In federal elections, campaign ads from candidates of all political stripes have a tendency to be boisterous and full of big promises. When a president’s popularity is high in a midterm election, people of the same party will boast of their association with him, while people of the other major party highlight their willingness to “reach across the aisle.” When those same approval numbers are low, the opposition will strike, and fellow party members rush to paint themselves as different from the chief executive, so in some ways, the new campaign ad from West Virginia Secretary of State and US Senate candidate Natalie Tennant is nothing new.Details
In predictable fashion, the black robed oligarchs known as the United States Supreme Court will not hear New Jersey’s appeal of the federal ban on sports betting. The decision by the Supreme Court last month not to hear the case essentially lets past appeals court decisions stand. The state legislature has already taken actions to bypass the courts and move forward with legalizing sports betting anyway.Details
“The operation of measures thus unconstitutional and illegal ought to be prevented by a resort to other measures which are both constitutional and legal. It will be the solemn duty of the State governments to protect their own authority over their own militia, and to interpose between their citizens and arbitrary power. These are among…Details
Republicans are the party of limited government, right? Not if you’re Governor Chris Christie, or, according to the governor’s remarks, many other Republican governors.Details
For about two weeks, the focus of much of the media’s attention has been the partial shutdown of the federal government. If one needs to rehash how the shutdown came about or is unfamiliar with names such as Cruz, Reid, Boehner or Obama and how they all played a role, one likely won’t care to learn about it now as the shutdown comes to a close. Much of the Republican establishment has caved, fully funding not only ObamaCare, but continued drone wars overseas and domestic spying. Our regularly scheduled tyranny resumes. We have learned, in fact, that in the slowing of the encroachment of government upon more and more of our lives, there are things a great deal stronger than the Republicans’ resolve.
90 year old veterans
When barricades were erected to block World War II veterans’ access to open air memorials, the generation that pierced the Siegfried Line of Nazi Germany had no issue with breaking through the “Barry-cades” that were supposed to impede their attempts at remembering their departed brethren. People then carried the remains of the Obama Wall to the White House.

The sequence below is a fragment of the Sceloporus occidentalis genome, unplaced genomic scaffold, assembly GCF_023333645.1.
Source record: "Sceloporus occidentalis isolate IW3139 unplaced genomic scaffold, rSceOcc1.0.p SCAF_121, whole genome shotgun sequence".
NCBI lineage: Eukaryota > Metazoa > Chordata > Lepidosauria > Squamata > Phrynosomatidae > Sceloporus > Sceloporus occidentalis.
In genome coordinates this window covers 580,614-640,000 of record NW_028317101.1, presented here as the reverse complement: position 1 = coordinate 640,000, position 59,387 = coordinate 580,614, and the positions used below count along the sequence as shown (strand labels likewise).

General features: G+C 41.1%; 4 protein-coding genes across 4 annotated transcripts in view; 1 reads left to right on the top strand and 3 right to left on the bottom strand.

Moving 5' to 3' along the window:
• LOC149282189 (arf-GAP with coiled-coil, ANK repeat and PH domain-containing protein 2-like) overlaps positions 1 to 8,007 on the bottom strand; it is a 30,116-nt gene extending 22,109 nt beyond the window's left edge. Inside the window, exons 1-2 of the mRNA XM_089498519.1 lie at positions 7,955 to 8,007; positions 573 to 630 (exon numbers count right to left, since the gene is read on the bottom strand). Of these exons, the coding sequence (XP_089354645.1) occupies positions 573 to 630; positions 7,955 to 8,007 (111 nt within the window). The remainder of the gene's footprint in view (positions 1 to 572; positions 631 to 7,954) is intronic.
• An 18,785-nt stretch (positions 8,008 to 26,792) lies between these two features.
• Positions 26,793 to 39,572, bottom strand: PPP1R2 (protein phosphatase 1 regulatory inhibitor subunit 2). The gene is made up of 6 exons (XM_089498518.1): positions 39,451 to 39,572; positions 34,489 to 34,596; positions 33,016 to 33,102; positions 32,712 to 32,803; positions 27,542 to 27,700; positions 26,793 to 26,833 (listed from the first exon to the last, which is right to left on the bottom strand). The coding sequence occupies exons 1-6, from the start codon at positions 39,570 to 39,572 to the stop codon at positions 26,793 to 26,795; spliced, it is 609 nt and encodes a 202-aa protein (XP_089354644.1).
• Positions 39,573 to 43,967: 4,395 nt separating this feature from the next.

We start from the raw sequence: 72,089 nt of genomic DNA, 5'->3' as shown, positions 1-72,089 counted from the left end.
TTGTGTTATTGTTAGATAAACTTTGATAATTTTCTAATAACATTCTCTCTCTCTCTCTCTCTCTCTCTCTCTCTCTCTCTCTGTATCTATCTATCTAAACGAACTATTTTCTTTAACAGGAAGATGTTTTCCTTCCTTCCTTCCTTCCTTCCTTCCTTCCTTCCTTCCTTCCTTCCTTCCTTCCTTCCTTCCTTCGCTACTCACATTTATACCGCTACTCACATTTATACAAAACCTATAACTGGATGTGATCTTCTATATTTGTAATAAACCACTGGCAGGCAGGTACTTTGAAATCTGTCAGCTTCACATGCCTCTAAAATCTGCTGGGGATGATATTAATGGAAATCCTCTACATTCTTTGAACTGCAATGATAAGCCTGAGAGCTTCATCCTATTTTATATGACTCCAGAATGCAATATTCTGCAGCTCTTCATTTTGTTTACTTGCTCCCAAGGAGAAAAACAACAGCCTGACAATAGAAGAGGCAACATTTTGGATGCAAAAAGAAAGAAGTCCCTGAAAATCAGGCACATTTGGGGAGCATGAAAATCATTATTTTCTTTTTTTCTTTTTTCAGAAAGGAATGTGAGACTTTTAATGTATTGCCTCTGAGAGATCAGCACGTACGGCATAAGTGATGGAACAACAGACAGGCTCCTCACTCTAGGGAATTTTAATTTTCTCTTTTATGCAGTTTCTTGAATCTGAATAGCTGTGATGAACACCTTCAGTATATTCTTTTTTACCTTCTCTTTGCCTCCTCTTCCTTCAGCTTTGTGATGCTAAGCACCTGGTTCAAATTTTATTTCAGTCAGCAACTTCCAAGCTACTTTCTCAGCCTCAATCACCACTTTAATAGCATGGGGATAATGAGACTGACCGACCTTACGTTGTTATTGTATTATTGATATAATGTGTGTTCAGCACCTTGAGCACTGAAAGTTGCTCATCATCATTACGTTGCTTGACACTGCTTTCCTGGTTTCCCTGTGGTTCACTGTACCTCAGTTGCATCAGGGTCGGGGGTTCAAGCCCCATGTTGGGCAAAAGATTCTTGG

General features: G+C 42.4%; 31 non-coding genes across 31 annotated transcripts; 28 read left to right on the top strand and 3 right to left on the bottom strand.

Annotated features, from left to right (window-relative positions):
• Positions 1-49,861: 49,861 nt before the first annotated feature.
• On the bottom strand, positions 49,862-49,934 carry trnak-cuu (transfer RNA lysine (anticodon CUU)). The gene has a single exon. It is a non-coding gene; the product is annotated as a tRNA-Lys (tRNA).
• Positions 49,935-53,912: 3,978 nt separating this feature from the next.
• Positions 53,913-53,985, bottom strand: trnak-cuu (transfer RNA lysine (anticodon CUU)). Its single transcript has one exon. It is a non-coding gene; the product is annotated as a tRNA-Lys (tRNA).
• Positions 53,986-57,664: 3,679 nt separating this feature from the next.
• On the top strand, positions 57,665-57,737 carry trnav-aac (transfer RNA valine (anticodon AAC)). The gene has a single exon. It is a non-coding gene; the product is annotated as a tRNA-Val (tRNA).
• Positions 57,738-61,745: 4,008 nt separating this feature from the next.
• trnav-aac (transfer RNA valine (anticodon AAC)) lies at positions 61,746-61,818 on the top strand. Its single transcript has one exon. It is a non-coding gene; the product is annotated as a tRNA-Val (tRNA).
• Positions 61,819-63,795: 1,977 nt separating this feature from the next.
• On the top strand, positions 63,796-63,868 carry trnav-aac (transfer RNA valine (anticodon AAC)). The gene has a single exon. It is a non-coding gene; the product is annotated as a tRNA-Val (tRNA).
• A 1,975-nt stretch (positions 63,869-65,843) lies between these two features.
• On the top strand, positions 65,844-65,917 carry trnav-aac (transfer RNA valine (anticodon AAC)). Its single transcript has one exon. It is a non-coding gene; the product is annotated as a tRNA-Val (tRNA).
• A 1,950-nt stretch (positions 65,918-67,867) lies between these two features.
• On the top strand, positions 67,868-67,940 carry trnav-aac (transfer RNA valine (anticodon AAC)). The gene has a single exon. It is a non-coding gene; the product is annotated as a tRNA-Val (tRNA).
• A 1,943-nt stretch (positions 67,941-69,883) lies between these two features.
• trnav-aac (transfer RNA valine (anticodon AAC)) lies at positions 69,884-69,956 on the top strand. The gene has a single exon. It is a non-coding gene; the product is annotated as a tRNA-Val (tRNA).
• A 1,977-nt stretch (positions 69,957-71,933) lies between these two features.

While the Democrats have the donkey, and the Republicans have the elephant, may I humbly suggest the bison as the symbol of the Tenther movement. Nearly hunted to extinction, just like our precious liberties, they have been making a gradual comeback over the last few decades. This particular bison apparently did not take kindly to the Barry-cade that seemed to be in the middle of nowhere. But did the bison start screaming to throw the bums out, start an email campaign to its congressman or go to court? You have to watch to get your answer.Details
From talk show hosts to taxpayer defense organizations, a lot of people out there are justifiably sick over how our government is operating. Many of them have proposed new Constitutional Amendments, either to reign in the power of the federal government, or to force it to exercise its constitutionally delegated powers and responsibilities. It occurred to me while driving (I do a lot of thinking and praying behind the wheel), that the things these groups propose are why the Constitution was written in the first place – to define yet limit the powers of the federal government.
Congress, presidents past and present, and the Supreme Court have disregarded their Constitutional responsibilities and limitations on their authority for over a century. If they fail to respect the Constitution and all the Amendments currently included in it, any proposed new Amendments, even if they got past 290 Representatives, 67 Senators and 38 state legislatures, will do nothing to restore one iota of our God-given freedoms.
In the year 1919, the 18th Amendment to the Constitution was ratified, which stated:Details
Late last week, Governor Christie had some extremely rare criticism of the Obama Administration, particularly Attorney General Eric Holder. Holder, regarding marijuana legalization in Colorado and Washington, had announced that he would not challenge the new marijuana laws and said he would “let the two states” go ahead, saying he had “bigger fish to fry.” No…Details
Over the past few months, a name that has become well-known among Americans following politics is Edward Snowden. Mr. Snowden caused shockwaves throughout the country with his leaking of information in regards to the NSA’s warrantless domestic surveillance program. Supporters and detractors alike have had strong opinions on the matter, and the issue does not appear to be going away anytime soon.
Snowden’s ability to avoid arrest for these leaks has depended upon him finding sanctuary somewhere. For the moment, he has been granted asylum in Russia (Author’s personal note: I remember when Russian whistleblowers came to the United States), much to the chagrin of the Obama Administration and former Bush Administration officials. The thought that few, if any, have voiced is, what if Edward Snowden and other whistleblowers didn’t have to go outside the United States to find asylum?
When slavery was still legal in the United States, several northern states passed Personal Liberty Laws to combat the Fugitive Slave Act (FSA). More than one version of FSA had been passed, the 1850 one being the most egregious, essentially allowing the kidnapping of a black person on the say so of an alleged owner.Details